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Central government reforms
Central government is working on a number of significant reform packages that will directly impact us and the mahi (work) we carry out for our community. The reforms include Three Waters, resource management, and a review of local government. There's also a number of transformational programmes in progress for health, disability, and vocational education, and regulatory frameworks supporting emergency management, waste minimisation, housing and urban development, and climate change.
As your Council, we can’t look at these reforms in isolation, as many of their objectives and activities are intertwined. The changes will affect some of the largest activities we carry out for our community.
The next two years will be a complex and challenging time as we try to keep business going, understand and adapt to the changes at a local level, participate in any transition requirements, and ensure our iwi partners are involved throughout the process as we work together to determine the impacts of these reforms and how we might respond.
Government has carried out an independent review of local government arrangements. This review identified how our local democracy and governance system needs to evolve over the next 30 years to improve the social, cultural, economic, and environmental wellbeing of our communities, and to actively embody te Tiriti o Waitangi (the Treaty of Waitangi).
The review was conducted by an independent panel. If its recommendations are implemented, they will have far-reaching implications for us and our community. Fundamentally, a future reform will change the system local government system, by determining:
- how decisions are made and by whom (including roles functions and partnerships)
- what local government does and how it does it
- how local government is funded and financed
- representation and governance
- who local government needs to work with to support community wellbeing.
Draft report – October 2022
On 28 October 2022, the panel released their draft report He Mata Whāriki, He Matawhānui, which signals five key shifts that are needed to make this change:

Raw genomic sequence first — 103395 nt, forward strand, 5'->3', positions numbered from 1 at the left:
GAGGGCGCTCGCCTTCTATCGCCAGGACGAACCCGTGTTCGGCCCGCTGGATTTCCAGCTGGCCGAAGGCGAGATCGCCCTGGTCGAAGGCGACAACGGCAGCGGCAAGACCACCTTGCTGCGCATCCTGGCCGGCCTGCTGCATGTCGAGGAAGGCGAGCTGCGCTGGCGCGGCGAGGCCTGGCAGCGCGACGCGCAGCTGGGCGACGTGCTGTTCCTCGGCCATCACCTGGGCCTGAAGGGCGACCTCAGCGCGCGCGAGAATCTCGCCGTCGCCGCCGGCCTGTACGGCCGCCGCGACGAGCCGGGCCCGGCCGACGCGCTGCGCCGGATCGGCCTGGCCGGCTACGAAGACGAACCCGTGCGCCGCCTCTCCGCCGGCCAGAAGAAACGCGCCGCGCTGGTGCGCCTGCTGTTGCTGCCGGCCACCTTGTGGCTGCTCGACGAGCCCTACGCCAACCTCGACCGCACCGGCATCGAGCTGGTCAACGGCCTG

- strengthened local democracy
- authentic relationships with hapū/iwi and Māori
- a focus on wellbeing
- genuine partnership between central and local government
- more equitable funding
Final report – June 2023
On 21 June 2023, the panel released their final report He piki tūranga, he piki kotuku. The report’s five themes give an indication of what has been recommended:
- embedding local government’s purpose and wellbeing focus
- growing authentic te Tiriti-based partnerships
- system renewal
- strengthening local democracy and leadership
- increasing funding.
The Government is now considering the report, but no response is expected before the general election in October. The panel’s proposed timeline can be found on page 119 of the final report.
You can find out more on the Department of Internal Affair’s website.
In 2019, central government’s Resource Management Review Panel released an issues and options paper on the current resource management system, aiming to:
- improve environmental outcomes
- better support urban and other development within environmental limits.
The main focus of the review was the Resource Management Act 1991 (RMA), but the panel also reviewed the relationship between the RMA, the Local Government Act 2002, Land Transport Management Act 2003, and the Climate Change Response Act 2002.
The panel determined the RMA should be repealed and replaced with new legislation. The proposed Natural and Built Environments Act (NBA) will be the main replacement for the RMA; however, Government have also proposed the Spatial Planning Act (SPA) and Climate Adaption Act (CAA) form part of the new resource management system.
Government introduced the Natural and Built Environments and the Spatial Planning Bills to Parliament in November 2022, and are expected to introduce the Climate Adaptation Bill in 2023.